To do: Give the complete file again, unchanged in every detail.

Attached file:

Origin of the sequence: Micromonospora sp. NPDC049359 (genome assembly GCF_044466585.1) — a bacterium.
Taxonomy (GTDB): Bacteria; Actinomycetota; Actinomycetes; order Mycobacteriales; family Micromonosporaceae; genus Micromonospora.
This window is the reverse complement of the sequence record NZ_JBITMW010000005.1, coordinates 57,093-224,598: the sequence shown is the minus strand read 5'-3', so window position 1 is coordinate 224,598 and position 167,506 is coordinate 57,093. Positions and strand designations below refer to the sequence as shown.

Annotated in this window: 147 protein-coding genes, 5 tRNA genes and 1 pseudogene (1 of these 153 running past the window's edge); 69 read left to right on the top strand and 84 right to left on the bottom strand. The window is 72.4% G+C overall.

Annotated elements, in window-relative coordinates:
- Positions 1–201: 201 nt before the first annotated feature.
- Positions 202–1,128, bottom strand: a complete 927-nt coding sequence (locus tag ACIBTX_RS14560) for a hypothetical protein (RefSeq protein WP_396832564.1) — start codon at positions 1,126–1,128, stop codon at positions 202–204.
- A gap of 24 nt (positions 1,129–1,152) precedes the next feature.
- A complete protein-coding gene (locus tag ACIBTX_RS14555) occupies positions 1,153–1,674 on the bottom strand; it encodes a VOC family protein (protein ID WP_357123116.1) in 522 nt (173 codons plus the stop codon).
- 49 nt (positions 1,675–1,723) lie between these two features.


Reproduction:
Origin of the sequence: Micromonospora sp. NPDC049359 (genome assembly GCF_044466585.1) — a bacterium.
Taxonomy (GTDB): Bacteria; Actinomycetota; Actinomycetes; order Mycobacteriales; family Micromonosporaceae; genus Micromonospora.
This window is the reverse complement of the sequence record NZ_JBITMW010000005.1, coordinates 57,093-224,598: the sequence shown is the minus strand read 5'-3', so window position 1 is coordinate 224,598 and position 167,506 is coordinate 57,093. Positions and strand designations below refer to the sequence as shown.

Annotated in this window: 147 protein-coding genes, 5 tRNA genes and 1 pseudogene (1 of these 153 running past the window's edge); 69 read left to right on the top strand and 84 right to left on the bottom strand. The window is 72.4% G+C overall.

Annotated elements, in window-relative coordinates:
- Positions 1–201: 201 nt before the first annotated feature.
- Positions 202–1,128, bottom strand: a complete 927-nt coding sequence (locus tag ACIBTX_RS14560) for a hypothetical protein (RefSeq protein WP_396832564.1) — start codon at positions 1,126–1,128, stop codon at positions 202–204.
- A gap of 24 nt (positions 1,129–1,152) precedes the next feature.
- A complete protein-coding gene (locus tag ACIBTX_RS14555) occupies positions 1,153–1,674 on the bottom strand; it encodes a VOC family protein (protein ID WP_357123116.1) in 522 nt (173 codons plus the stop codon).
- 49 nt (positions 1,675–1,723) lie between these two features.